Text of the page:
If you’ve been to one of the dinners Vincenzo Lê and Duong Huynh have hosted at their Cicada Coffee Bar in Cambridge, you have a sense of what to expect from The Eaves — food inspired by Vietnam in a setting informed by the distinctive aesthetic of the owners, both trained architects. The Eaves is a pocket-size restaurant in Somerville’s Bow Market: dim, atmospheric, hand-hewn, welcoming. Its menu is pocket-size, too, and might include dishes such as duck gyoza in broth, seafood noodle salad, short rib in betel leaves with fresh rice noodles, and congee with tiny shrimp. Drink sake, natural wine, and cocktails that incorporate ginger, tamarind, turmeric, and more.


1 Bow Market Way, Union Square, Somerville, Instagram @midnight_eaves

Creamy chipotle rice mixed with sautéed shrimp, calamari, and spices at El Tacuba in Medford.Carlin Stiehl for The Boston Globe

El Tacuba

Brothers Alvaro and Andrés Sandoval won a following for tortas and more at Tenoch, with destinations around town. At their new Medford restaurant, El Tacuba, the menu continues to showcase the cuisine of their native Mexico while covering more ground: empanadas and guacamole, tacos and tostadas, fried stuffed plantains and a glorious array of seafood dishes, from ceviches to sauteed scallops in creamy poblano and jalapeno sauce. Margaritas are just the start when it comes to drinks — but a very good start indeed.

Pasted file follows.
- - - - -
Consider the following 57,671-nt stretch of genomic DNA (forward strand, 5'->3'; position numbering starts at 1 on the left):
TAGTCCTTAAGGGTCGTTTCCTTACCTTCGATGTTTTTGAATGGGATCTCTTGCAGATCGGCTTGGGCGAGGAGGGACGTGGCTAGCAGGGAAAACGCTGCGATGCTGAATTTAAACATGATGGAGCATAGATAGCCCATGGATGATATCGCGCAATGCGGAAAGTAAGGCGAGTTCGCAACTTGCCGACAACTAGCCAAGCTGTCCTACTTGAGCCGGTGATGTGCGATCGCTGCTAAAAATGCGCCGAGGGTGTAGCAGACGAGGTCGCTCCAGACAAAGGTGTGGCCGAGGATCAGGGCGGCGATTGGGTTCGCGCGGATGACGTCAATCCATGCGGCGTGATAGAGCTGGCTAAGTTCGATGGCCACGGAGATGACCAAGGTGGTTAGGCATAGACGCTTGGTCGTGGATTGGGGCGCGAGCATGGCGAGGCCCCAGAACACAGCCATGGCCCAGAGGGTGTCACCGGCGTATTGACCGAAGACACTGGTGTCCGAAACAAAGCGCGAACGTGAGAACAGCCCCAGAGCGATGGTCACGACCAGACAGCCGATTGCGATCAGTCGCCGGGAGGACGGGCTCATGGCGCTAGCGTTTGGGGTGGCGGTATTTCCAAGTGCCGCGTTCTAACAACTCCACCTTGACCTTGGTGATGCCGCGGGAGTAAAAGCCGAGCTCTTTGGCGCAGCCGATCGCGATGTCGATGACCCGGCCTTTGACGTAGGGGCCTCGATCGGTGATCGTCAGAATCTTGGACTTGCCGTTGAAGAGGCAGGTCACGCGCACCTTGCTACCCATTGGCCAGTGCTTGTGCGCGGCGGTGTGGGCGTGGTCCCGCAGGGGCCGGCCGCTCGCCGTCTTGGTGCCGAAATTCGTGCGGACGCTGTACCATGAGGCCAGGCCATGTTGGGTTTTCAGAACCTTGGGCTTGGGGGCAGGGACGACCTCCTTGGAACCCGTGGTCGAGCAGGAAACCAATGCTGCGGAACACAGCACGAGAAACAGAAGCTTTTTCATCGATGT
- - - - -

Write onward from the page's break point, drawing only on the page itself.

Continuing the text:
35 Salem St., Medford, 617-390-0600,

Sicilian pie from Gufo in East Cambridge.Handout


Cantabrigians who have enjoyed SRV and the Salty Pig in Boston now have a restaurant from the same team closer to home. Gufo (it means “owl” in Italian) is one of those third places we all need, a home away from home and work. The bar, cafe, and restaurant is open from morning to night, serving coffee drinks and sandwiches, cocktails and pasta. Small plates like head-on shrimp in a warming Fresno chile sauce and fried dough with prosciutto shine. No matter what, you’re going to get pizza, lightly charred, with beautifully chewy crust and an array of toppings to choose from. And there’s a bocce court in the generous outdoor dining space.